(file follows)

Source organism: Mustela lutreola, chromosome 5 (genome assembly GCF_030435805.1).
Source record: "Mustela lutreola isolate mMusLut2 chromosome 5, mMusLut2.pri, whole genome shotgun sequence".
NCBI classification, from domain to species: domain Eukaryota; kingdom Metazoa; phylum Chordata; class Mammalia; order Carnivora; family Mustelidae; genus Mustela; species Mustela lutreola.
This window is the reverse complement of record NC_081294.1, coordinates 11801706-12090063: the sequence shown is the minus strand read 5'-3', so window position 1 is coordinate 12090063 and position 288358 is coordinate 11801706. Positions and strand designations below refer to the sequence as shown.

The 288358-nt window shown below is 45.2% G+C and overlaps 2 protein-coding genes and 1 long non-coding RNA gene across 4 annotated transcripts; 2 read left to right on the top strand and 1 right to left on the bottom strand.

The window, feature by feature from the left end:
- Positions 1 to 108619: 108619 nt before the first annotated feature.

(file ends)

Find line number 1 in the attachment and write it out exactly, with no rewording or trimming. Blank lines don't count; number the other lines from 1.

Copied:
Source organism: Mustela lutreola, chromosome 5 (genome assembly GCF_030435805.1).